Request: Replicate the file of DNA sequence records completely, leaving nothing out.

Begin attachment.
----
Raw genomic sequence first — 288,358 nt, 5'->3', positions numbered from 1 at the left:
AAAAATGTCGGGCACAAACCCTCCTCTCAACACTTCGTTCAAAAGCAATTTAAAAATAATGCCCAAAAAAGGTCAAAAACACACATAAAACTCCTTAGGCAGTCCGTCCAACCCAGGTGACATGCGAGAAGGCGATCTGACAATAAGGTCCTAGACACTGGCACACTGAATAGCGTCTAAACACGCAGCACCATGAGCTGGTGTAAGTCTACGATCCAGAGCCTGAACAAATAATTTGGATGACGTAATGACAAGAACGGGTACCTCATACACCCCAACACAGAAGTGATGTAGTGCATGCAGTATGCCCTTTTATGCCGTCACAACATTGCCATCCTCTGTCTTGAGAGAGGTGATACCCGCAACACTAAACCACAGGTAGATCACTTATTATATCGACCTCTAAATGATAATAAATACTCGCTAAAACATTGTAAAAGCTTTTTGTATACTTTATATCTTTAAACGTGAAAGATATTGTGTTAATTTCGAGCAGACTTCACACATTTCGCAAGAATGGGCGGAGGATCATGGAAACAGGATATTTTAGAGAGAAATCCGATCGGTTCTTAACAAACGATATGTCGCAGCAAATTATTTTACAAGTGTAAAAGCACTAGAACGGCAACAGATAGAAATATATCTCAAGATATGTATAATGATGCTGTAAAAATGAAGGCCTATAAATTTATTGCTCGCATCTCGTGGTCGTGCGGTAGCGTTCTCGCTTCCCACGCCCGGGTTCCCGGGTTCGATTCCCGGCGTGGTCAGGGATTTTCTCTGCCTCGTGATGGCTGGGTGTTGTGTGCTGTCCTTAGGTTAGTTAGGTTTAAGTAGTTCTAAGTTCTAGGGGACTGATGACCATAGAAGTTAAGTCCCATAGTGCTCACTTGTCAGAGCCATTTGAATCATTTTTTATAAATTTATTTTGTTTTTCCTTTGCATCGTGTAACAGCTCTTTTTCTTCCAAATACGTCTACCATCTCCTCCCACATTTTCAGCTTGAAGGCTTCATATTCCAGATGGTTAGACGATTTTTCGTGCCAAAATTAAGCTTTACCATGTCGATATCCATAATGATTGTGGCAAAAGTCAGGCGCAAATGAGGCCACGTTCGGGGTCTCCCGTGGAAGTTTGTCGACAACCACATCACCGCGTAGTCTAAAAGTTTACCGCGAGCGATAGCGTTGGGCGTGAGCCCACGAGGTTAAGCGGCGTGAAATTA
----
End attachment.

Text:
Raw genomic sequence first — 288,358 nt, 5'->3', positions numbered from 1 at the left:
AAAAATGTCGGGCACAAACCCTCCTCTCAACACTTCGTTCAAAAGCAATTTAAAAATAATGCCCAAAAAAGGTCAAAAACACACATAAAACTCCTTAGGCAGTCCGTCCAACCCAGGTGACATGCGAGAAGGCGATCTGACAATAAGGTCCTAGACACTGGCACACTGAATAGCGTCTAAACACGCAGCACCATGAGCTGGTGTAAGTCTACGATCCAGAGCCTGAACAAATAATTTGGATGACGTAATGACAAGAACGGGTACCTCATACACCCCAACACAGAAGTGATGTAGTGCATGCAGTATGCCCTTTTATGCCGTCACAACATTGCCATCCTCTGTCTTGAGAGAGGTGATACCCGCAACACTAAACCACAGGTAGATCACTTATTATATCGACCTCTAAATGATAATAAATACTCGCTAAAACATTGTAAAAGCTTTTTGTATACTTTATATCTTTAAACGTGAAAGATATTGTGTTAATTTCGAGCAGACTTCACACATTTCGCAAGAATGGGCGGAGGATCATGGAAACAGGATATTTTAGAGAGAAATCCGATCGGTTCTTAACAAACGATATGTCGCAGCAAATTATTTTACAAGTGTAAAAGCACTAGAACGGCAACAGATAGAAATATATCTCAAGATATGTATAATGATGCTGTAAAAATGAAGGCCTATAAATTTATTGCTCGCATCTCGTGGTCGTGCGGTAGCGTTCTCGCTTCCCACGCCCGGGTTCCCGGGTTCGATTCCCGGCGTGGTCAGGGATTTTCTCTGCCTCGTGATGGCTGGGTGTTGTGTGCTGTCCTTAGGTTAGTTAGGTTTAAGTAGTTCTAAGTTCTAGGGGACTGATGACCATAGAAGTTAAGTCCCATAGTGCTCACTTGTCAGAGCCATTTGAATCATTTTTTATAAATTTATTTTGTTTTTCCTTTGCATCGTGTAACAGCTCTTTTTCTTCCAAATACGTCTACCATCTCCTCCCACATTTTCAGCTTGAAGGCTTCATATTCCAGATGGTTAGACGATTTTTCGTGCCAAAATTAAGCTTTACCATGTCGATATCCATAATGATTGTGGCAAAAGTCAGGCGCAAATGAGGCCACGTTCGGGGTCTCCCGTGGAAGTTTGTCGACAACCACATCACCGCGTAGTCTAAAAGTTTACCGCGAGCGATAGCGTTGGGCGTGAGCCCACGAGGTTAAGCGGCGTGAAATTA